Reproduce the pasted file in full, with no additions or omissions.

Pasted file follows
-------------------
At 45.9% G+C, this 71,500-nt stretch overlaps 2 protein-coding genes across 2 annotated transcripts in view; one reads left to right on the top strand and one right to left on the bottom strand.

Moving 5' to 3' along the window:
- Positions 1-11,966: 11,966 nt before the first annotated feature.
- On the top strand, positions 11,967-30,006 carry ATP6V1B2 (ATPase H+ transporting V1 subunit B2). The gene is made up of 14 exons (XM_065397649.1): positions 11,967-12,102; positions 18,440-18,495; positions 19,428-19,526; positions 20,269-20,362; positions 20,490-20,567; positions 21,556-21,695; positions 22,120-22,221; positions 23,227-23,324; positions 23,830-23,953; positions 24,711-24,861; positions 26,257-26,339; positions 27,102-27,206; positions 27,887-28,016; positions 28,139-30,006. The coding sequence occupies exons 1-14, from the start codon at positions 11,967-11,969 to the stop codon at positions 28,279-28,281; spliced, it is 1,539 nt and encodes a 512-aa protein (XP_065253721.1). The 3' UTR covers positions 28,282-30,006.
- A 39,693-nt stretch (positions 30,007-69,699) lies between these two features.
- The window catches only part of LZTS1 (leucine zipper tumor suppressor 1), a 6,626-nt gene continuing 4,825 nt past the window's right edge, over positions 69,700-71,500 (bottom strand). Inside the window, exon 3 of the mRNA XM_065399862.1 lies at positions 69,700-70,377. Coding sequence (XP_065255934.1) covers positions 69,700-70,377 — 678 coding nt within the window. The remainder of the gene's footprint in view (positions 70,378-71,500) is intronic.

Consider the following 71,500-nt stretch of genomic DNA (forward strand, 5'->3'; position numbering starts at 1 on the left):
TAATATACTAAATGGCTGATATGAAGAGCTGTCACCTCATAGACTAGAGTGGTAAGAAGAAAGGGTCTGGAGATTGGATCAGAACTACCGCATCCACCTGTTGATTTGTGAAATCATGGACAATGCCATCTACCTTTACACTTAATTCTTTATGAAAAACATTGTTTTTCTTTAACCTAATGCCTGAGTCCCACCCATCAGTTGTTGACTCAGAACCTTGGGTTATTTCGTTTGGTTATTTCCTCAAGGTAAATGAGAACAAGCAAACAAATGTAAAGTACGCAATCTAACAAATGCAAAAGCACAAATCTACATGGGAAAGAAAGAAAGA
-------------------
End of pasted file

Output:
At 45.9% G+C, this 71,500-nt stretch overlaps 2 protein-coding genes across 2 annotated transcripts in view; one reads left to right on the top strand and one right to left on the bottom strand.

Moving 5' to 3' along the window:
- Positions 1-11,966: 11,966 nt before the first annotated feature.
- On the top strand, positions 11,967-30,006 carry ATP6V1B2 (ATPase H+ transporting V1 subunit B2). The gene is made up of 14 exons (XM_065397649.1): positions 11,967-12,102; positions 18,440-18,495; positions 19,428-19,526; positions 20,269-20,362; positions 20,490-20,567; positions 21,556-21,695; positions 22,120-22,221; positions 23,227-23,324; positions 23,830-23,953; positions 24,711-24,861; positions 26,257-26,339; positions 27,102-27,206; positions 27,887-28,016; positions 28,139-30,006. The coding sequence occupies exons 1-14, from the start codon at positions 11,967-11,969 to the stop codon at positions 28,279-28,281; spliced, it is 1,539 nt and encodes a 512-aa protein (XP_065253721.1). The 3' UTR covers positions 28,282-30,006.
- A 39,693-nt stretch (positions 30,007-69,699) lies between these two features.
- The window catches only part of LZTS1 (leucine zipper tumor suppressor 1), a 6,626-nt gene continuing 4,825 nt past the window's right edge, over positions 69,700-71,500 (bottom strand). Inside the window, exon 3 of the mRNA XM_065399862.1 lies at positions 69,700-70,377. Coding sequence (XP_065255934.1) covers positions 69,700-70,377 — 678 coding nt within the window. The remainder of the gene's footprint in view (positions 70,378-71,500) is intronic.

Consider the following 71,500-nt stretch of genomic DNA (forward strand, 5'->3'; position numbering starts at 1 on the left):
TAATATACTAAATGGCTGATATGAAGAGCTGTCACCTCATAGACTAGAGTGGTAAGAAGAAAGGGTCTGGAGATTGGATCAGAACTACCGCATCCACCTGTTGATTTGTGAAATCATGGACAATGCCATCTACCTTTACACTTAATTCTTTATGAAAAACATTGTTTTTCTTTAACCTAATGCCTGAGTCCCACCCATCAGTTGTTGACTCAGAACCTTGGGTTATTTCGTTTGGTTATTTCCTCAAGGTAAATGAGAACAAGCAAACAAATGTAAAGTACGCAATCTAACAAATGCAAAAGCACAAATCTACATGGGAAAGAAAGAAAGA